With all of the described embodiments, the frictional forces tending to retain the headrest in the squab are greater than the restraint on the ball. Under impact conditions, therefore, the ball moves first to free the latch so that is can move to an operative position before the headrest can leave the squab portion of the seat.

Referenced by
Citing PatentFiling datePublication dateApplicantTitle
US4511180 *Sep 29, 1982Apr 16, 1985Bayerische Motoren Werke AgHeadrest in passenger cars
US6811221 *Nov 4, 2002Nov 2, 2004Johnson Controls Technology CompanyCantilever supported height adjustable headrest
US7086701 *Jan 13, 2005Aug 8, 2006Intier Automotive Inc.Head restraint guide system
US7213887 *Dec 6, 2004May 8, 2007Lear CorporationAttachment of head rest guide tube to vehicle seat frame
US7232188 *Jun 19, 2006Jun 19, 2007Intier Automotive Inc.Head restraint guide system
WO2001005622A1 *Jul 14, 2000Jan 25, 2001Gestind Poland Sp Z O OCar seat headrest
Classifications
U.S. Classification297/391, 403/11, 297/216.12
International ClassificationE05B65/12, B60N2/44, B60N2/48, B60N2/42, A47C7/38
Cooperative ClassificationE05B77/12, B60N2/4817
European ClassificationE05B77/12, B60N2/48C2B4
Legal Events
DateCodeEventDescription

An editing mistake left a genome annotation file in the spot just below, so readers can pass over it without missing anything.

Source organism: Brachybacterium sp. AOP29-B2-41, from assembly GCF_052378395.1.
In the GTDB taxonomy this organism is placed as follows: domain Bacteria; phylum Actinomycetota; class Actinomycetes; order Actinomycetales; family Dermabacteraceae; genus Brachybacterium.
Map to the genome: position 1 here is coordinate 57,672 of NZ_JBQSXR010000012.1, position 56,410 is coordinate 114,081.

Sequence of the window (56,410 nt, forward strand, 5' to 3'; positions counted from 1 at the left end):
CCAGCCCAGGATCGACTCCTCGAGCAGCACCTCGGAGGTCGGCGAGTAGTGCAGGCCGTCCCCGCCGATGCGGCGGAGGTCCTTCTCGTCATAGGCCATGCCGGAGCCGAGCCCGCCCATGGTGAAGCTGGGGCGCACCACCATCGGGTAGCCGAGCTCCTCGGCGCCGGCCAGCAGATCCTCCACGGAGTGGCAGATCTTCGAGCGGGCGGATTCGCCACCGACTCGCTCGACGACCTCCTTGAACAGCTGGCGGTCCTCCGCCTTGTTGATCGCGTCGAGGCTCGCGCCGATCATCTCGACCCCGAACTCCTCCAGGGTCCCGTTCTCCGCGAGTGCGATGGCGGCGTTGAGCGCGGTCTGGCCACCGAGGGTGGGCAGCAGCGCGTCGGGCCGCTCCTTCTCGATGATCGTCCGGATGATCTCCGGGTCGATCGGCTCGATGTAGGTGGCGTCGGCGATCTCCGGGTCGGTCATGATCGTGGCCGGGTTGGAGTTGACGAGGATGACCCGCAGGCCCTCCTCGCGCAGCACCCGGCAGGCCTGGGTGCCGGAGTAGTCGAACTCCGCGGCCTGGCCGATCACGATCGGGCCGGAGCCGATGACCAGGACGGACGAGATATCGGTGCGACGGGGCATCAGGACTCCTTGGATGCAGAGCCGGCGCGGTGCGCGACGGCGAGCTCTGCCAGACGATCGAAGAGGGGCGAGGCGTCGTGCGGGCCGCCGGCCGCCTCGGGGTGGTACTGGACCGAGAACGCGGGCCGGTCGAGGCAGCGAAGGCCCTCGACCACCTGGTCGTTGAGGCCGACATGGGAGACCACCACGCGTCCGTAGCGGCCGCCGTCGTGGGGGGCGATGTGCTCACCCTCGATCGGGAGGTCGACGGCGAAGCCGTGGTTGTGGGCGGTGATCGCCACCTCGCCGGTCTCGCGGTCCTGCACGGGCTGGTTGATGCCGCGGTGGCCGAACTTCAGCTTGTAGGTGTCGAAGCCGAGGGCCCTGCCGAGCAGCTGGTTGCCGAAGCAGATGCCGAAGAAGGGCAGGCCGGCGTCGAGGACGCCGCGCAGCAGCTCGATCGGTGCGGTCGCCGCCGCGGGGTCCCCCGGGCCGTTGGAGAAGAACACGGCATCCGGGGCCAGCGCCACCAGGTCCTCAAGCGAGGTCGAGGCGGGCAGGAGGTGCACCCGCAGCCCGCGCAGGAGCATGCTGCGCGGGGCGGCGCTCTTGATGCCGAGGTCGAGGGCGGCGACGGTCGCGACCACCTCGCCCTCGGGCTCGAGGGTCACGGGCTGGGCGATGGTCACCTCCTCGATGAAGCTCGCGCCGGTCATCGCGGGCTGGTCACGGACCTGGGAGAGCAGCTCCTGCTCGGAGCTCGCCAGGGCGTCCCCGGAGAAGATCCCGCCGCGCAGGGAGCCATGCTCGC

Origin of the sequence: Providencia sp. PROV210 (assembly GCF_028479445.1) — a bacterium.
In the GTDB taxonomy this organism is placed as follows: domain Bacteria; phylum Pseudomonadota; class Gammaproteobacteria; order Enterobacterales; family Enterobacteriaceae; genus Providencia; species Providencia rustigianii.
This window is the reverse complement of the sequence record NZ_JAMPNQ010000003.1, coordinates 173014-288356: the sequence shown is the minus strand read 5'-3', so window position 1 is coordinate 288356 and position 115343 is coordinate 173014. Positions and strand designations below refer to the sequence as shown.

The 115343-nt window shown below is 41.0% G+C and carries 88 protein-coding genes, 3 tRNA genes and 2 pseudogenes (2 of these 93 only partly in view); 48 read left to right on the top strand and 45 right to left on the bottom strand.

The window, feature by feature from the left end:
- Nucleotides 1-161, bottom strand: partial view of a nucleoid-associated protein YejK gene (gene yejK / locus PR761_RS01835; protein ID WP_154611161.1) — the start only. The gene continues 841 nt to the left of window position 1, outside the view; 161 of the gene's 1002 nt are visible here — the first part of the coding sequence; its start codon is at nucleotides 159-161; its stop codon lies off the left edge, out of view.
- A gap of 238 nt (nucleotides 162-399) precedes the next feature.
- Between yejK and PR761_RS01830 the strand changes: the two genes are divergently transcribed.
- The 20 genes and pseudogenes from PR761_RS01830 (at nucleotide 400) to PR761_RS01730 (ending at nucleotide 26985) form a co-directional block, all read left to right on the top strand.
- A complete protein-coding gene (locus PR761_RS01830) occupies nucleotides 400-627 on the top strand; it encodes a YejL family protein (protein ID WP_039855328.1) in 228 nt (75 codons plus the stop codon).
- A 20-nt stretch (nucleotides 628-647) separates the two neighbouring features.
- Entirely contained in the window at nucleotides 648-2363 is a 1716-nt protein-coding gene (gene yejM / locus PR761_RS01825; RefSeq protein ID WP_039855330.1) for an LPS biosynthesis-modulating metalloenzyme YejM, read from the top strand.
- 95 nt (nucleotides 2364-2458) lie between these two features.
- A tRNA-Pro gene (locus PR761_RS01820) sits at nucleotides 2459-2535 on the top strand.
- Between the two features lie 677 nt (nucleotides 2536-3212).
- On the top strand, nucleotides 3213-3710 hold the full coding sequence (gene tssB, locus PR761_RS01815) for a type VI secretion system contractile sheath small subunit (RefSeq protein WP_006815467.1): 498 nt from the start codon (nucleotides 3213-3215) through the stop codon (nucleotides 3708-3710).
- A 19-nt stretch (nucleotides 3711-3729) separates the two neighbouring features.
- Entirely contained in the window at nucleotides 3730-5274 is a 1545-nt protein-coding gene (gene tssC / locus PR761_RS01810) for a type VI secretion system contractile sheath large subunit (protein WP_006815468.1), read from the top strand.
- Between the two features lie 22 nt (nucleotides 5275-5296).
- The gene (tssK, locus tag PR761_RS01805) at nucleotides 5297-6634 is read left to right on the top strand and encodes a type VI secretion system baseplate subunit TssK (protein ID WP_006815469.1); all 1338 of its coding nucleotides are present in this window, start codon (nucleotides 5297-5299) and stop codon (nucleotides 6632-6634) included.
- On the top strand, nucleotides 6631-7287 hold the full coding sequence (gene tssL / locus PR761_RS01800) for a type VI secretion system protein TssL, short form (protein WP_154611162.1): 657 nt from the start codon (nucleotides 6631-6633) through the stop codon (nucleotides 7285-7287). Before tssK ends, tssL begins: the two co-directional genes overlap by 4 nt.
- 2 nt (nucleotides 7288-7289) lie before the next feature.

Mar 10, 1992FPExpired due to failure to pay maintenance fee
Effective date: 19911229
Jan 5, 1992LAPSLapse for failure to pay maintenance fees
Aug 9, 1991REMIMaintenance fee reminder mailed
Feb 2, 1988ASAssignment
Owner name: ROLLS-ROYCE MOTOR CARS LIMITED
Free format text: CHANGE OF NAME;ASSIGNOR:ROLLS-ROYCE MOTORS LIMITED;REEL/FRAME:004828/0662
Effective date: 19701028
Owner name: ROLLS-ROYCE MOTOR CARS LIMITED,STATELESS
Jun 15, 1987FPAYFee payment
Year of fee payment: 4
Aug 9, 1983ASAssignment
Owner name: VICKERS PLC, VICKERS HOUSE, MILLBANK TOWER, MILLBA
Free format text: ASSIGNMENT OF ASSIGNORS INTEREST.;ASSIGNOR:ROLLS-ROYCE MOTORS LIMITED A BRITISH COMPANY;REEL/FRAME:004162/0354
Effective date: 19830131
Feb 12, 1981ASAssignment
Owner name: ROLLS-ROYCE MOTORS LIMITED, A CORP OF ENGLAND
Free format text: ASSIGNMENT OF ASSIGNORS INTEREST.;ASSIGNOR:RAY GEORGE A.;REEL/FRAME:003868/0932
Effective date: 19810126